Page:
The basic, complete Sashiko kit is also still available here, if you need all the legit Sashiko gear, like needles, thread snips, palm thimble, etc. As always, you can follow along with my original series of Sashiko on my YouTube channel.

F & F Collection Peek

The Process of Rediscovery

F & F Collection Peek

Being the only one at the helm of this ship called Wise Craft Handmade ⎯ the only one to produce, make things happen, create new products, post online, write patterns ⎯ is both challenging and exciting. There is never a time that I don’t feel I could be doing more- more work, more reaching out, more social media, more product design. There is pressure to work more efficiently, quicker, smarter, and do all the necessary things to make more of a business to my creative world.

Many have discussed the illusion of “busy” online. Other people seem to get it right, they look polished and productive. There’s an awe of “how do they get it all done” that washes over us whenever we see their newest project. There is a self-imposed rush to post beautifully composed Instagram images regularly, to write thought-provoking posts on FB, here on my blog, or even to caption a photo. Its very easy to feel overwhelmed. Even after being online since 2005, I can still feel overwhelmed some days. Most recently, I feel like there’s never enough time to make the actual content to post on social media in the first place, that I’m too busy creating the social media posts, or securing the work. And to what end?

People disappear from social media for a time and we worry, or they announce a “break”, or simply just throw their hands up and walk away. Its tempting, I will admit. Social media can warp what you really think of your own work, and what it is you want to produce. In can confuse you into thinking you should be doing things a certain way to get a desired result, and make you forget where you passion is.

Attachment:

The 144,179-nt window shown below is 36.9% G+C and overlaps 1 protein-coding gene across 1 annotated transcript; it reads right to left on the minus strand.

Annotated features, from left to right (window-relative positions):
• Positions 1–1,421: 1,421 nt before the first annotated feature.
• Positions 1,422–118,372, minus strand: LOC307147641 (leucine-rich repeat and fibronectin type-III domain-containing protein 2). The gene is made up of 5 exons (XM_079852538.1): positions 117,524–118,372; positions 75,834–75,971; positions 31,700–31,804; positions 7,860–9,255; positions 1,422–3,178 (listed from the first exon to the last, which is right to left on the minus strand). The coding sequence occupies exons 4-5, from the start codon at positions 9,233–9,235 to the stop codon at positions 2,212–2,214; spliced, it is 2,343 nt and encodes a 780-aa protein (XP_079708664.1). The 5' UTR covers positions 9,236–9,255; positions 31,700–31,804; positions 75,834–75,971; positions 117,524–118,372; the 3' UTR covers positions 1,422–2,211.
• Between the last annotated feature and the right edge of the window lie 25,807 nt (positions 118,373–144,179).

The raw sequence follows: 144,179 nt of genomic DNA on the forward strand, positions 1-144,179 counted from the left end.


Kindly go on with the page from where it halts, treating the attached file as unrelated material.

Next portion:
I asked my newsletter subscribers back in the Spring for their advice on embracing a slower Summer schedule. It really felt like the perfect time to make a deliberate shift. I needed to back away from what the work in my studio, from social media comparisons, and look at things from a broader and really, a simpler, perspective. Things had gotten creatively muddy. I was also weary of how deadlines were just zapping my creative energy. Deadlines are important and necessary, but I had begun reacting to them in a way I didn’t recognize.

I was feeling REactive.         I wanted to feel more PROactive.

The overarching advice I received from my readers was plain and simple. Give yourself permission take a break and pause. I knew that, but appreciated (and needed!) the nudge. Taking a break online and saying no to new projects, even for a short period of time, can feel like I’m walking away from my income stream.

But, I really needed to change things up. I forced myself on a little hiatus.

I’ve watched two seasons of The Great British Baking Show and sewn thousands little hand stitches while doing it.

I’ve browsed through aisles of thrift stores, a coffee in hand, searching for old books or strange little things that I could play with and perhaps give a second life.

I’ve been to the museum with my daughter.

I’ve seen movies with my son.

I’ve supported them as they’ve both embarked on their first real jobs ever.

I’ve had fancy dinners with my husband.

We’ve said goodbye to Gracie, our wonderful furry companion for 12 years.

F & F Collection Peek

As for studio work, I have spent some time working on things that are exploratory, instinctive, and just a little different for me. Things that make my heart sing. I am more inspired than I’ve been in a very long time. I’ve had time to look at my entire business in a more “what if?” kind of way.

It feels scary, uncertain, and exciting. Feelings that life is too short not to allow myself to feel.